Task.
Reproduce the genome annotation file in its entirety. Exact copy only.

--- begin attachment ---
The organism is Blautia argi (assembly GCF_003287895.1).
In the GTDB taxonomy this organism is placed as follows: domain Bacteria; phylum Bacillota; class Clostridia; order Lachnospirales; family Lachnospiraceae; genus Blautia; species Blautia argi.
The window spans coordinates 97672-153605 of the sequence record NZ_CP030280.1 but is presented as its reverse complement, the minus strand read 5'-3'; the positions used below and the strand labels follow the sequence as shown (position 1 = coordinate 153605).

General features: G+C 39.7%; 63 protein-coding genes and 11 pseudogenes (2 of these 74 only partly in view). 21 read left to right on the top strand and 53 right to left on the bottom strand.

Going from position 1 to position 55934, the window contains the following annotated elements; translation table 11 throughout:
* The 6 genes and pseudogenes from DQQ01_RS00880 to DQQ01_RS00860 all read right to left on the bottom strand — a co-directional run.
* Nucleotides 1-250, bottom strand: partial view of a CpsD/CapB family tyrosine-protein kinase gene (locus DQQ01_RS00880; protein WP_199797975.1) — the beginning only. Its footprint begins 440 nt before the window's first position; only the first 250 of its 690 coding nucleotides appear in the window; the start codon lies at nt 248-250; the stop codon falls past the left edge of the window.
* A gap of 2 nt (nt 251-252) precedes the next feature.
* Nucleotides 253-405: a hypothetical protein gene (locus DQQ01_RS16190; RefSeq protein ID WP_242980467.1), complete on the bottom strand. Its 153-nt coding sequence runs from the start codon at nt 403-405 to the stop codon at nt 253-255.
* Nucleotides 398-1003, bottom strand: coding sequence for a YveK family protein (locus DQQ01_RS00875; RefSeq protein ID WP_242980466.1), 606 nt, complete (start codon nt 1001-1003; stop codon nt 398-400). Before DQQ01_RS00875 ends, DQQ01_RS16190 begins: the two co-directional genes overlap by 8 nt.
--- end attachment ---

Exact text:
The organism is Blautia argi (assembly GCF_003287895.1).
In the GTDB taxonomy this organism is placed as follows: domain Bacteria; phylum Bacillota; class Clostridia; order Lachnospirales; family Lachnospiraceae; genus Blautia; species Blautia argi.
The window spans coordinates 97672-153605 of the sequence record NZ_CP030280.1 but is presented as its reverse complement, the minus strand read 5'-3'; the positions used below and the strand labels follow the sequence as shown (position 1 = coordinate 153605).

General features: G+C 39.7%; 63 protein-coding genes and 11 pseudogenes (2 of these 74 only partly in view). 21 read left to right on the top strand and 53 right to left on the bottom strand.

Going from position 1 to position 55934, the window contains the following annotated elements; translation table 11 throughout:
* The 6 genes and pseudogenes from DQQ01_RS00880 to DQQ01_RS00860 all read right to left on the bottom strand — a co-directional run.
* Nucleotides 1-250, bottom strand: partial view of a CpsD/CapB family tyrosine-protein kinase gene (locus DQQ01_RS00880; protein WP_199797975.1) — the beginning only. Its footprint begins 440 nt before the window's first position; only the first 250 of its 690 coding nucleotides appear in the window; the start codon lies at nt 248-250; the stop codon falls past the left edge of the window.
* A gap of 2 nt (nt 251-252) precedes the next feature.
* Nucleotides 253-405: a hypothetical protein gene (locus DQQ01_RS16190; RefSeq protein ID WP_242980467.1), complete on the bottom strand. Its 153-nt coding sequence runs from the start codon at nt 403-405 to the stop codon at nt 253-255.
* Nucleotides 398-1003, bottom strand: coding sequence for a YveK family protein (locus DQQ01_RS00875; RefSeq protein ID WP_242980466.1), 606 nt, complete (start codon nt 1001-1003; stop codon nt 398-400). Before DQQ01_RS00875 ends, DQQ01_RS16190 begins: the two co-directional genes overlap by 8 nt.